Citing security concerns, a growing number of U.S. businesses and organizations are telling personnel to stay off TikTok.
Illustrating this trend, the Democratic National Committee just reissued a warning among its ranks about the dangers of using the popular app, according to a copy obtained by CNN.
“We continue to advise campaign staff to refrain from using TikTok on personal devices,” the obtained email read.
The DNC initially warned staffers about the potential security risks of using TikTok late last year, as The Wall Street Journalreported in January.
The Republican National Committee is taking a similar stance against staffers using TikTok, according to CNN.
TikTok is portraying the issue as one big misunderstanding.
“We are fully committed to protecting our users’ privacy and security,” a company spokesperson said in a statement provided on Monday. “We welcome a dialogue with anyone who has questions about TikTok so that we can ease concerns they may have.”
Last week, Wells Fargo said it was advising employees to delete TikTok from the phones on which they conduct company business.
“We have identified a small number of Wells Fargo employees with corporate-owned devices who had installed the TikTok application on their device,” the financial services giant stated. “Due to concerns about TikTok’s privacy and security controls and practices, and because corporate-owned devices should be used for company business only, we have directed those employees to remove the app from their devices.”
Late last week, Amazon also instructed employees to remove TikTok from their phones, but soon after said the directive was issued in error.
Raising concerns among business leaders and organization heads, U.S. officials have cast TikTok as a potential threat to national security.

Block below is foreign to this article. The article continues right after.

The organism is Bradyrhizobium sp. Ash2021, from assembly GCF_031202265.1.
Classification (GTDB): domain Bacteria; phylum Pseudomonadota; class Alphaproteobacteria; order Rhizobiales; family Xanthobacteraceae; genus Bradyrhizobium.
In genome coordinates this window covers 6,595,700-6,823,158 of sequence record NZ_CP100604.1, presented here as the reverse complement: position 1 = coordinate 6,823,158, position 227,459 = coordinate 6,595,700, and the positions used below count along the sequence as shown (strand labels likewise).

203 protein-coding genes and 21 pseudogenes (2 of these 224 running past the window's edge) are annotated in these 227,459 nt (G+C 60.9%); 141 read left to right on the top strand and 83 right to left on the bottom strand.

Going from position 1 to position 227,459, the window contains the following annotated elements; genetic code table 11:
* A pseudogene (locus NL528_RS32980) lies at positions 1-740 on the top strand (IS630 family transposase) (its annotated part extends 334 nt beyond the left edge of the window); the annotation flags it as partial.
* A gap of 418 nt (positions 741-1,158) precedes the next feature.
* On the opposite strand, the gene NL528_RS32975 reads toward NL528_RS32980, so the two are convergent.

Last Monday, U.S. Secretary of State Mike Pompeo said during an interview with Fox News that he was “looking at” a nationwide TikTok ban. ByteDance, TikTok’s Beijing-based parent company, seemed to respond to Pompeo's threat by pulling the app out of Hong Kong.
ByteDance suggested it took this measure in response to the Chinese government’s new draconian security laws, which Pompeo recently condemned.
ByteDance had already made efforts to make TikTok more palatable to U.S. lawmakers and business leaders, including hiring a growing number of American tech executives to run its U.S. operations.
In May, the company poached top Disney executive Kevin Mayer to serve as its new COO-CEO of TikTok. On Monday, a TikTok spokesperson said that security remained a top priority for Mayer and his team.
“Under the leadership of our American CEO, along with our Chief Information Security Officer and Head of Safety, TikTok’s growing U.S. team works diligently to develop a best-in-class security infrastructure and uphold our Community Guidelines which prohibit misleading and inauthentic content and accounts,” the spokesperson stated.In May, TikTok’s app had been downloaded approximately 172 million times by U.S. consumers, according to Sensor Tower.